Value judgment set to
Eleven areas of reform have been identified in a new report from the Australian Human Rights Commission to help value unpaid caring more in Australia.
help unpaid carers
Sex Discrimination Commissioner, Elizabeth Broderick released the report, Investing in care: Recognising and valuing those who care, saying proper reform could remove the lifelong disadvantage experienced by many people who cared for others.
Ms Broderick said the majority of caring in the community was undertaken by women and the current superannuation, taxation and employment systems severely disadvantaged them.
“People who make the valuable contribution and personal sacrifices of caring for parents, in-laws, children, grandchildren and others in our community with disability, chronic illness or frailty due to old age are penalised by a system that does not recognise this invaluable personal and socio-economic contribution,” Ms Broderick said.
She said 2009 statistics showed 5.5 million women and men between the ages of 15 and 64 undertook unpaid care in Australia.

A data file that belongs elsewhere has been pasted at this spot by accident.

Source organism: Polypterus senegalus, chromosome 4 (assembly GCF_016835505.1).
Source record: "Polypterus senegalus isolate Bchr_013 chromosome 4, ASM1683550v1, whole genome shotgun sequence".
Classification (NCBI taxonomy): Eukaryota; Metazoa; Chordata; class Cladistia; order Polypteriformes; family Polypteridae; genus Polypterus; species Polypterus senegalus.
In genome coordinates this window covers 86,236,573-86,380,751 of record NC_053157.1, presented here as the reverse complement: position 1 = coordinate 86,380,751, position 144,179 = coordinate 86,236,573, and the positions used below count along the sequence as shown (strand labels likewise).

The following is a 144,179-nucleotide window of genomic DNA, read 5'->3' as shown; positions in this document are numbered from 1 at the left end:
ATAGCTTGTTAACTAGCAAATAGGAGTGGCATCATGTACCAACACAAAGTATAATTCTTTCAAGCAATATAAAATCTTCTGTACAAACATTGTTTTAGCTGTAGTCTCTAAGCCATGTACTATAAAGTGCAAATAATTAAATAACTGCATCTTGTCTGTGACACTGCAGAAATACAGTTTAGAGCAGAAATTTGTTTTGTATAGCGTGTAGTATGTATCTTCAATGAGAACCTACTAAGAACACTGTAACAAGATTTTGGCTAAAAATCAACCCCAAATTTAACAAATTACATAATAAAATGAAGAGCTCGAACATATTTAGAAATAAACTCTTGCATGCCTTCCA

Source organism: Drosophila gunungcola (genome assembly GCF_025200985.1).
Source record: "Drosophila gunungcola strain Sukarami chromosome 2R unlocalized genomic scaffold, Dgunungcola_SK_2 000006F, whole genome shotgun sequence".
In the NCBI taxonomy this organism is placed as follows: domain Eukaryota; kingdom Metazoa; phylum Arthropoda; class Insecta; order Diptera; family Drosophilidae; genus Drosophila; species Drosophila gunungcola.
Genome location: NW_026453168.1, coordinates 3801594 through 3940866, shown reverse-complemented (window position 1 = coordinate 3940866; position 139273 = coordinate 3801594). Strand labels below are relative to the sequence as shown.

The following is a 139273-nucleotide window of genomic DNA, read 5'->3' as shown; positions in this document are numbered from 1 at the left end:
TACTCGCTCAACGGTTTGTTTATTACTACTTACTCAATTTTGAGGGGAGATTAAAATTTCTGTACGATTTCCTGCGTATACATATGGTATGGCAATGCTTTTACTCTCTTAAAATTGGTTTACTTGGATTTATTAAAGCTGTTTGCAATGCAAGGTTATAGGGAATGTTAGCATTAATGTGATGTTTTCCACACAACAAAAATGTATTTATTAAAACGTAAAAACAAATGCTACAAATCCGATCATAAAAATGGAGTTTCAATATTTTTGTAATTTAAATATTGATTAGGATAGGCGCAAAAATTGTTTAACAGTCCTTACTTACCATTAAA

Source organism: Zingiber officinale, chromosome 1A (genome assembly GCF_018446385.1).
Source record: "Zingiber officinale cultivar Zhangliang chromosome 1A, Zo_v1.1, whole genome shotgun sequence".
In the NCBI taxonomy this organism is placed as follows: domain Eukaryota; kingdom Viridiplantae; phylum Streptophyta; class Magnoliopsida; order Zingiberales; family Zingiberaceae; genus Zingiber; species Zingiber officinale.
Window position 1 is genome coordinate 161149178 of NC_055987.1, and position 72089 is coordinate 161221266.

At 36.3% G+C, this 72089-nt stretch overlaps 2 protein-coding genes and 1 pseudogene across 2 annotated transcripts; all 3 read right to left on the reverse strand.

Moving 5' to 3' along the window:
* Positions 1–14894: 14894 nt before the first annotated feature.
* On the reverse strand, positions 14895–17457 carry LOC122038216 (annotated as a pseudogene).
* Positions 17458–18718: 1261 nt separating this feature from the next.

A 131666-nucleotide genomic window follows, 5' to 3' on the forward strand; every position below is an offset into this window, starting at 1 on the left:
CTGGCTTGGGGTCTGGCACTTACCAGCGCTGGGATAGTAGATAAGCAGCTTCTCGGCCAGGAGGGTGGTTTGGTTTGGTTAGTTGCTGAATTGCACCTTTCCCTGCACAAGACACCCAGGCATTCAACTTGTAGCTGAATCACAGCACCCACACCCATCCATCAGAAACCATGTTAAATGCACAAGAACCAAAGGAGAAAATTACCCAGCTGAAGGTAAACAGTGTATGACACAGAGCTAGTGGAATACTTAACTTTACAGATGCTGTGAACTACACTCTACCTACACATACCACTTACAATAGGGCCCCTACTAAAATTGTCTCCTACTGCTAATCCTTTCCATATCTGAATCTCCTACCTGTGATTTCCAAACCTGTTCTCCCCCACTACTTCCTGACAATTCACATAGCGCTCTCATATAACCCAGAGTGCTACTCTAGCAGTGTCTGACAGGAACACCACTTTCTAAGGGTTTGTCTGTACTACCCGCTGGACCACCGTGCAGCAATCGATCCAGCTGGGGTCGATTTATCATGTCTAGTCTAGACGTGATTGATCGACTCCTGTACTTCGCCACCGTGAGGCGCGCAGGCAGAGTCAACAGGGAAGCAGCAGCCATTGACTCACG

“The failure of our superannuation and taxation systems, alone, to recognise this contribution and provide a value for this unpaid work means that carers – mostly women - who have had long and repeated absences from paid employment, find they have negligible retirement savings and indeed, often retire in poverty,” she said.
“Considering the contribution these people have made to our economy by undertaking this unpaid work, it is time we changed this outcome.”
Ms Broderick said the report was intended as a discussion paper that would kickstart consideration of potential policy reforms in Australia.
“There is no single initiative that will solve this problem – we will need a combination of reforms to achieve change in relation to unpaid caring,” she said.
“Our report suggests 11 options for policy reform drawn from research and analysis of a range of mechanisms and models used to value unpaid caring work, in Australia and another 24 countries around the world.
“The report advocates evidence-based options for reform concerned with strengthening and further developing legislation, flexible work arrangements, income support, leave arrangements, resourcing of services, workplace initiatives, workplace culture, and the retirement incomes and savings system.”
The Sex Discrimination Commissioner’s report can be accessed via this PS News link.
Edition 347, 5 February 2013